Uterine (Endometrial) Cancer: Uterine cancer typically begins in the lining of the uterus (endometrium). It often presents with abnormal uterine bleeding, such as heavy or irregular periods. Early-stage uterine cancer is usually detected when the cancer is confined to the uterus. Treatment often involves surgery, and the prognosis is generally favourable.

Cervical Cancer: Cervical cancer affects the cervix, the lower part of the uterus. It is often associated with persistent human papillomavirus (HPV) infection. Early-stage cervical cancer may not cause symptoms, but as it progresses, it can lead to abnormal vaginal bleeding, pelvic pain, and pain during intercourse. Regular Pap smears and HPV vaccinations can help with early detection and prevention.

Colorectal Cancer: Colorectal cancer can affect the colon (large intestine) or rectum. While it’s not exclusive to women, it’s a common cancer that can affect the pelvic area. Symptoms may include changes in bowel habits, rectal bleeding, abdominal pain, and unintended weight loss.

Peritoneal Cancer: Peritoneal cancer develops in the lining of the abdominal cavity, called the peritoneum. It often presents with symptoms such as abdominal pain, bloating, and changes in bowel habits. Peritoneal cancer can be primary (originating in the peritoneum) or secondary (resulting from the spread of cancer from other sites, like ovarian cancer).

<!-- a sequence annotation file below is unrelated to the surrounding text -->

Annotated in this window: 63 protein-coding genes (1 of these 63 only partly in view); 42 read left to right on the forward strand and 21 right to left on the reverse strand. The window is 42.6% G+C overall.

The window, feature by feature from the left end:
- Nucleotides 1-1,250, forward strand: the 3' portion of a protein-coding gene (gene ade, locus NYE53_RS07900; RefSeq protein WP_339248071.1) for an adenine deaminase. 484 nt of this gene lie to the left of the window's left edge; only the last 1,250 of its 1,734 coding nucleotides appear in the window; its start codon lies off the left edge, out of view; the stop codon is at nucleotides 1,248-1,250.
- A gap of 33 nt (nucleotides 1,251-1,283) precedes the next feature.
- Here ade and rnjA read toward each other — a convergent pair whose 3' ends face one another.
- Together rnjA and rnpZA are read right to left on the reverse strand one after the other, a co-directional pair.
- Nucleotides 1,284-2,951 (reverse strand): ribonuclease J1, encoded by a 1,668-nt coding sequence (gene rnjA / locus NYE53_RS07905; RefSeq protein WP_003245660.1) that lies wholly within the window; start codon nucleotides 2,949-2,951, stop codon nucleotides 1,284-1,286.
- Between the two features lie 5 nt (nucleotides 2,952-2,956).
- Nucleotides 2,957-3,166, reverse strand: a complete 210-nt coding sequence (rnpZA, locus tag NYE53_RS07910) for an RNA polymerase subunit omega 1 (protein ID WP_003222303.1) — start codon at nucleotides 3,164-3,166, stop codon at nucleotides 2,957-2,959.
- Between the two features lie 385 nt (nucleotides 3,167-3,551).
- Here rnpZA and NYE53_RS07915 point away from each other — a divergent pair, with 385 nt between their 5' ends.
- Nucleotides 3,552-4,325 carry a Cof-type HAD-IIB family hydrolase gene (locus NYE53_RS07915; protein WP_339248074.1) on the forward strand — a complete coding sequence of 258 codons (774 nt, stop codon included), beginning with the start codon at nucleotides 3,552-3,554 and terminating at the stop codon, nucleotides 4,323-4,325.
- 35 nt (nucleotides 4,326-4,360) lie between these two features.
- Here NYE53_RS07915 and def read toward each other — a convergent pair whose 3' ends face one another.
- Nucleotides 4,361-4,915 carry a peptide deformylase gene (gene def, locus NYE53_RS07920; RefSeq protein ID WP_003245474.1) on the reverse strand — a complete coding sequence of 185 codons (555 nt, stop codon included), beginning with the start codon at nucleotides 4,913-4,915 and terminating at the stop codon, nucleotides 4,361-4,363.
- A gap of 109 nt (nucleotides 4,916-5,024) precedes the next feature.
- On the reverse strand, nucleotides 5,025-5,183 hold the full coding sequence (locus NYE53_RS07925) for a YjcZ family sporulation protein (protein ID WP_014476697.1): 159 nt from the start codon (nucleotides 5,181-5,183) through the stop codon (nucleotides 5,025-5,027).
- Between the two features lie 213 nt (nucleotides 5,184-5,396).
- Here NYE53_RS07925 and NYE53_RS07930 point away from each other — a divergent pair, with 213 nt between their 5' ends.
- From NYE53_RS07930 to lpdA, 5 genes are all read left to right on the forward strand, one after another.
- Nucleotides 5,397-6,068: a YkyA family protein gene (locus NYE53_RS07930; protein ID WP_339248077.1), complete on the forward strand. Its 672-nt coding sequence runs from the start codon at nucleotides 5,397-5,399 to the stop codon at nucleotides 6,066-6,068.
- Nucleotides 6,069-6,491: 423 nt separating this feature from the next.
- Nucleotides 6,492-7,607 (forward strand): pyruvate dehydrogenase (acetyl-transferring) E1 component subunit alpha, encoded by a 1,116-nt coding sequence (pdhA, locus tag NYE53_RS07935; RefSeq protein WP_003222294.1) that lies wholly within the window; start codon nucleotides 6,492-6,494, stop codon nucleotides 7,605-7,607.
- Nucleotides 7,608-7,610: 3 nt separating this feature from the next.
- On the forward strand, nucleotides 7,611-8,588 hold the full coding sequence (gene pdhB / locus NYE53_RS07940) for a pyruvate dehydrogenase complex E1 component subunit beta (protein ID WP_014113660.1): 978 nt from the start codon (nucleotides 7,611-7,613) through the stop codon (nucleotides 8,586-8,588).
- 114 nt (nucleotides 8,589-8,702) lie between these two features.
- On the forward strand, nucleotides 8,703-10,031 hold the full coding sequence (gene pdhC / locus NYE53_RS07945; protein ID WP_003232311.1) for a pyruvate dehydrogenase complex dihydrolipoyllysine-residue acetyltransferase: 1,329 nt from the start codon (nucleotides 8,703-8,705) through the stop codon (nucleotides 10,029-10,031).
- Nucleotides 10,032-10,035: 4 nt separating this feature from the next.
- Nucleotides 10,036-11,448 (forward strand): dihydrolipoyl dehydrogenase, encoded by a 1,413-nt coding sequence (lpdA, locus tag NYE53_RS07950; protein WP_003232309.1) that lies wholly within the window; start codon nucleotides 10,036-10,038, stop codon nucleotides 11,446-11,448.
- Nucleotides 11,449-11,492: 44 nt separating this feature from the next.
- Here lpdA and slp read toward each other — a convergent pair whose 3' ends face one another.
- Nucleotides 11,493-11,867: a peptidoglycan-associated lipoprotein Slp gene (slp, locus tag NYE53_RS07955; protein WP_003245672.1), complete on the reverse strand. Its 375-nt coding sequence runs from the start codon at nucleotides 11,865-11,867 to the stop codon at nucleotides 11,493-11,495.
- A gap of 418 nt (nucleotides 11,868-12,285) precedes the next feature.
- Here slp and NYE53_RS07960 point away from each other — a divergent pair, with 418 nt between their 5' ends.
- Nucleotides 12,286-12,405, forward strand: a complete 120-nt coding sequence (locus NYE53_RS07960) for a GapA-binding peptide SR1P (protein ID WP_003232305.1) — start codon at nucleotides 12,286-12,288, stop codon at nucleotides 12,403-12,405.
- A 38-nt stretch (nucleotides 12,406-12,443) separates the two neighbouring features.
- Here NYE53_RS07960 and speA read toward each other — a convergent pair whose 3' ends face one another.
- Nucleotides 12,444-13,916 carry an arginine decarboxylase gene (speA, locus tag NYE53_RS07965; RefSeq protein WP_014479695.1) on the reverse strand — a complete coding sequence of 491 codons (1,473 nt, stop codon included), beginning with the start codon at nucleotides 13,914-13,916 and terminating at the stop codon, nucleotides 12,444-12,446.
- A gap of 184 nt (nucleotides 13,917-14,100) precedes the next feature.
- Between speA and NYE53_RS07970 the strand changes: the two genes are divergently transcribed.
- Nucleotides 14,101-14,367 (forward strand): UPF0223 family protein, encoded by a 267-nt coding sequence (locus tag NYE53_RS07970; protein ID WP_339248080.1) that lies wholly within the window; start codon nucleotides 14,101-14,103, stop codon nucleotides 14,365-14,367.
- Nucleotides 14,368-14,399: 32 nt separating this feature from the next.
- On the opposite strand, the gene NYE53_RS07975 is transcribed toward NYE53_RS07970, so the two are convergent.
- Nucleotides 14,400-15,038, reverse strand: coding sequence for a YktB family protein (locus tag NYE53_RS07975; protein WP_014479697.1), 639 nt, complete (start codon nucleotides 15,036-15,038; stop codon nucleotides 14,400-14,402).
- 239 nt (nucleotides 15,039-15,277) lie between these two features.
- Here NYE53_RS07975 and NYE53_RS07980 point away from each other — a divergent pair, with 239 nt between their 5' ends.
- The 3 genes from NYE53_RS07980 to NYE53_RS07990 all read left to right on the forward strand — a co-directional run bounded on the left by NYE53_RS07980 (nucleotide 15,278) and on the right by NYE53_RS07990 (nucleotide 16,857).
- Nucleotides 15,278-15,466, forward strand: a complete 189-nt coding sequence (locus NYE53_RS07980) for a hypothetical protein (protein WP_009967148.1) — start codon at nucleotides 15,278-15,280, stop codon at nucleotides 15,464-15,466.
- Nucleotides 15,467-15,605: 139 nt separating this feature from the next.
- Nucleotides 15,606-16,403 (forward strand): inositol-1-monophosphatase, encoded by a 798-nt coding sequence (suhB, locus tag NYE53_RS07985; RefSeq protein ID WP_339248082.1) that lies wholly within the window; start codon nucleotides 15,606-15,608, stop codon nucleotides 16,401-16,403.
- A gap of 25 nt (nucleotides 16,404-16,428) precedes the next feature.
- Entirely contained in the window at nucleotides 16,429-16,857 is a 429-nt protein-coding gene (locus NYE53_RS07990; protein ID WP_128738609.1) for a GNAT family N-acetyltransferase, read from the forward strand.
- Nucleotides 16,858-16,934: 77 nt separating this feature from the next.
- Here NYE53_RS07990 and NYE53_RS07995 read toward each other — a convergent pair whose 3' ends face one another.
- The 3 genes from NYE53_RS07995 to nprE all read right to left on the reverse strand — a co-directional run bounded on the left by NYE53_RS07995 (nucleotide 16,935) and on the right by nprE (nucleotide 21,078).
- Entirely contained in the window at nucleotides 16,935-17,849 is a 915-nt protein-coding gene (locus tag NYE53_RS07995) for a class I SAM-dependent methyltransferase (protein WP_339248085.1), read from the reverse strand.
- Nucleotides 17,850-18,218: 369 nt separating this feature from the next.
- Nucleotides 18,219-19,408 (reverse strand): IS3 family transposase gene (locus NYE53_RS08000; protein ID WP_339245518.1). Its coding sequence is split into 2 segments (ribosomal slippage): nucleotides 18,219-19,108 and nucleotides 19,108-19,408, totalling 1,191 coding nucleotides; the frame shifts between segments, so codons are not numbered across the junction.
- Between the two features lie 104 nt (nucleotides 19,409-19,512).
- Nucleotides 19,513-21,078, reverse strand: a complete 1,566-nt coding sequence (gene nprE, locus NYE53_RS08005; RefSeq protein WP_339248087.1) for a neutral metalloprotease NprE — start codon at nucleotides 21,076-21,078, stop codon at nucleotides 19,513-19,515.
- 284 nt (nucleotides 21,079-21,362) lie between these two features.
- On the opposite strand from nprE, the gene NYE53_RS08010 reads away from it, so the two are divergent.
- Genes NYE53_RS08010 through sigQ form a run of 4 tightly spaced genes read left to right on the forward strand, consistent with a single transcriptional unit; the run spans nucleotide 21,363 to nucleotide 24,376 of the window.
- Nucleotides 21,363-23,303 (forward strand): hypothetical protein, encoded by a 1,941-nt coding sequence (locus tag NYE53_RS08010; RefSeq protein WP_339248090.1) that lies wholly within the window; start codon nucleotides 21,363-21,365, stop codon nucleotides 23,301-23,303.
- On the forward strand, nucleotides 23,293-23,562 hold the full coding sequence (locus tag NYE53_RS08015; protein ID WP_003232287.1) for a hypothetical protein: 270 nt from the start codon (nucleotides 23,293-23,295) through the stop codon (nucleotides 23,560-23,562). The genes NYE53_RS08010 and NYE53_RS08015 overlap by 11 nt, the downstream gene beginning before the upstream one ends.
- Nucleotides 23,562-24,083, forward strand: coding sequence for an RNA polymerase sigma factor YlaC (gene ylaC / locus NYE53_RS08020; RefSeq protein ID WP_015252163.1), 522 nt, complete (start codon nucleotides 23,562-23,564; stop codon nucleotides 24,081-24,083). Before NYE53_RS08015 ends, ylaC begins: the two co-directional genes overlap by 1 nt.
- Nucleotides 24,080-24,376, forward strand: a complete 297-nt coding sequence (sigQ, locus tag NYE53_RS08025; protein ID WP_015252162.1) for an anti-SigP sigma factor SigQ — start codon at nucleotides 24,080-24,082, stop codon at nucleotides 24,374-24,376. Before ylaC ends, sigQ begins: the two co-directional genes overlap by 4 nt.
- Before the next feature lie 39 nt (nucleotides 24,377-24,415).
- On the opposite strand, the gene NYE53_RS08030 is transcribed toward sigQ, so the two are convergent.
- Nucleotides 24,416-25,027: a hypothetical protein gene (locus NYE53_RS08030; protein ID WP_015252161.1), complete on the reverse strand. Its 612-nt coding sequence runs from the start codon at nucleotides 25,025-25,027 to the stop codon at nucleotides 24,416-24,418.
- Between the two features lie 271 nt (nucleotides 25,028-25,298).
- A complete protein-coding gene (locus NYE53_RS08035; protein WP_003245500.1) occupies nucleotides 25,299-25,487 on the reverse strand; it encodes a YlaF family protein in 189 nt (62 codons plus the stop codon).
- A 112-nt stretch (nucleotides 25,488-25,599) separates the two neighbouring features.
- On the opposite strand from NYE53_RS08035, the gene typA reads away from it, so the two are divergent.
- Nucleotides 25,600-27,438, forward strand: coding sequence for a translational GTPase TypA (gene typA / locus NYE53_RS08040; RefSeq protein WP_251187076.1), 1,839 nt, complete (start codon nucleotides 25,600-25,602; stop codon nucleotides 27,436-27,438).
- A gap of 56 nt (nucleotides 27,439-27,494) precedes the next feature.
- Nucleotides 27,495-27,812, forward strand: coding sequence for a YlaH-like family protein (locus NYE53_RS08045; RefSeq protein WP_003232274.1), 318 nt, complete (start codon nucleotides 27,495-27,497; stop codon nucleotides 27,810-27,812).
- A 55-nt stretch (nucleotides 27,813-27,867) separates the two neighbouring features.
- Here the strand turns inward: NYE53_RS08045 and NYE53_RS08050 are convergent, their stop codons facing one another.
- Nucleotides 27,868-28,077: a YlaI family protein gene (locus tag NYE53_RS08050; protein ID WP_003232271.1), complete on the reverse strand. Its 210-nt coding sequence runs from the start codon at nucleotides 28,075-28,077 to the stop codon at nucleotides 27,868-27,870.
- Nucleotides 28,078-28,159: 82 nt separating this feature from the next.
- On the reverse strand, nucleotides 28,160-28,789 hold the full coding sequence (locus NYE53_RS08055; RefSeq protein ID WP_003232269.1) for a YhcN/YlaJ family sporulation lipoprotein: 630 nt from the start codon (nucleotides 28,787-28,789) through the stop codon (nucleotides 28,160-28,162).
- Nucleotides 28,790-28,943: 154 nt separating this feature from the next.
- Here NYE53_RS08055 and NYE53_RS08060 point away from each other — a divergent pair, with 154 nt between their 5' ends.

Gastrointestinal Cancers: Various gastrointestinal cancers can affect the abdomen and pelvic area. These include cancers of the stomach, liver, gallbladder, and pancreas, among others. Symptoms may vary depending on the specific cancer type but can include abdominal pain, digestive issues, and weight loss.

It’s essential for women to be aware of their bodies, recognise potential symptoms, and undergo regular check-ups and screenings to detect cancer early when it is most treatable. Early diagnosis and appropriate treatment significantly improve the prognosis for many of these cancers.

Ultrasound detection of digestive organs and the pelvic areas

Ultrasound is a safe and non-invasive imaging technique that can be used to detect cancer early. Ultrasound uses high-frequency sound waves to create images of the inside of the body.

Ultrasound can be used to detect tumours in the digestive, pelvic and abdominal organs, as well as to assess the size, shape, and margins of a tumour. This information can be helpful to doctors in determining whether a tumour is benign or malignant.

Understanding Different Types of Ultrasound Scans for Pelvic Health

If a tumour is found on ultrasound, your clinician may recommend further investigations to explore the nature of the tumour.